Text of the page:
The Seventh Seal


None The Wiser
Jul 24, 2003
Starring Max Von Sydow
Directed by Ingmar Bergman
Made in 1957
Black and White, Mono sound
Swedish with English subtitles.

Antonius Block is a knight returning home after years away at the Crusades. Disillusioned both by his own experiences and his diminishing faith, he returns to a land ravaged by plague. People die in their thousands and others are accused of witchcraft – agents of the Devil out to spread disease. These unfortunates are treated mercilessly and eventually burned. Block himself has begun to question his own faith and begins to face that one terrifying question – what if God does not exist? What if there is nothing more after death? Can it be that life itself is merely some macabre and meaningless dance to the grave?

On a pebble strewn shore one morning, Block encounters Death. He persuades this dark cloaked character to a game of chess. During this game, Death agrees to delay Block’s own demise and, if the knight should win, grant him an answer to his questions. Block resumes his journey and, now and then, meets up with the Grim Reaper to make their next moves on the chessboard.

Along the way, Block gains an entourage consisting of a troupe of jesters, a blacksmith and his wife, his squire and a dumb peasant girl. They make their way through the plague ravaged countryside – hoping to reach the relative safety of Block’s estate. As they travel, they see their civilisation begin to crumble under the weight of the plague, with villages and towns falling into ruin and religion strangling the land with its extreme measures. The question runs deeper and deeper through Block’s psyche: Is there a God? Does death hold the answer?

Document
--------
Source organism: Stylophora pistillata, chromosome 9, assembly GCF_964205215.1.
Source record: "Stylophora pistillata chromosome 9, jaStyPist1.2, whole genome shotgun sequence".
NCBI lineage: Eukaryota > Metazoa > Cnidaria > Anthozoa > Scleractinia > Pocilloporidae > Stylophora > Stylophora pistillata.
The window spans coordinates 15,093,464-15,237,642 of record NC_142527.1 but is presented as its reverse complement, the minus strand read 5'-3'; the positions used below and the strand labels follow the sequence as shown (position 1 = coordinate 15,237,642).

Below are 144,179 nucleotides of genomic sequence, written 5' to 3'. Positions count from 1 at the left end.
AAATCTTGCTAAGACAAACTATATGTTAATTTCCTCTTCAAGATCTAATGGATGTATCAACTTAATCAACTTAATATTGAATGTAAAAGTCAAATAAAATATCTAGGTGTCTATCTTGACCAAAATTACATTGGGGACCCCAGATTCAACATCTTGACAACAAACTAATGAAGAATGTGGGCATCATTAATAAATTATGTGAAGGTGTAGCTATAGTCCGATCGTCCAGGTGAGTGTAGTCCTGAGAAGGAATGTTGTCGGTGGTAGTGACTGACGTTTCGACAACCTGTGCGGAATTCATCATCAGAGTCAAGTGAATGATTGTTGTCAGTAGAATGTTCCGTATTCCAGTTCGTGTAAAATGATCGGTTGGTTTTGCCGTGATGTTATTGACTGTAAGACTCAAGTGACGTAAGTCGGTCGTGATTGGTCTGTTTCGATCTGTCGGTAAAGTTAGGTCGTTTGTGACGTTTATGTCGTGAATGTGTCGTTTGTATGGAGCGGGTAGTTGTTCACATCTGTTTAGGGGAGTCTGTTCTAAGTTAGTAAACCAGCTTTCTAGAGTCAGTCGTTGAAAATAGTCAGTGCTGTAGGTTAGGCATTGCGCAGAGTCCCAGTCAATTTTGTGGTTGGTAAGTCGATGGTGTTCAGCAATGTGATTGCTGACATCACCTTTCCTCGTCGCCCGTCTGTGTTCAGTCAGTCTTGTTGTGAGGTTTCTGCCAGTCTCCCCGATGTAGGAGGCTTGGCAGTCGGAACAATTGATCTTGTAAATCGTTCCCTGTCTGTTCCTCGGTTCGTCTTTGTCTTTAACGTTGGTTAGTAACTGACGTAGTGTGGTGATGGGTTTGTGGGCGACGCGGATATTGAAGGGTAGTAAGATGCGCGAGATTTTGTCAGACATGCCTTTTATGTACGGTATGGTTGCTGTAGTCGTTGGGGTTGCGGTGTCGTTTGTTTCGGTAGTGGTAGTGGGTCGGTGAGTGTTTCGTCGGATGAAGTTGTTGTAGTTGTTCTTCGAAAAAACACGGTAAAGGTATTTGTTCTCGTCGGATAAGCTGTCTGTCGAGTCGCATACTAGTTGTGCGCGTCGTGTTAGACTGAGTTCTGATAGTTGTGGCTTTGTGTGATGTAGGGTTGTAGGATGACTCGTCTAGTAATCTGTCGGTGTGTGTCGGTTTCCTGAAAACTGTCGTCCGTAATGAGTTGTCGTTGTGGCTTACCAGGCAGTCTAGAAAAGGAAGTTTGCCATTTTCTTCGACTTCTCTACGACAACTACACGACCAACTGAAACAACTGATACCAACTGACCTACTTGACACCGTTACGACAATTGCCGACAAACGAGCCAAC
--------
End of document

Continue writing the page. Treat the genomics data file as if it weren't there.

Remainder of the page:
"I want to confess as best I can, but my heart is void. The void is a mirror. I see my face and feel loathing and horror. My indifference to men has shut me out."

To put it bluntly, this is a Medieval road movie which poses questions most of us have probably asked ourselves from time to time throughout our lives. Shot in grainy Black and White, this is a dark, brooding movie that slowly unfolds itself through the dialogue of its main characters. Good acting helps it along but this is definitely not a film for someone looking for an intense action flick. A film to be watched and pondered over. The movie does have an element of hope but it can be somewhat depressing in places.

Still, this movie has more for it than against it. Visually rich, sometimes dark with moments of black humour and always thought provoking – definitely worth a watch.
Nice review Foxbat, although there's richness to the visual experience that's really not translatable into words. Bergman is truly one of the greatest directors int he world. I have seen more than half a dozen films of his and none of them have been short of excellent.

Other Bergman's I have seen and can heartily recommend:
Virgin Spring
Cries and Whispers
Hour of the Wolf
(I have some reservations about this but it's still well worth the look and will also be of genre interest to horror fans)
Through a Glass Darkly
(horror fans take note of this)
Wild Strawberries
Fanny and Alexander
Don't mind Foxbat I am adding my reviews of Hour of the Wolf and Through a Glass Darkly here for genre fans.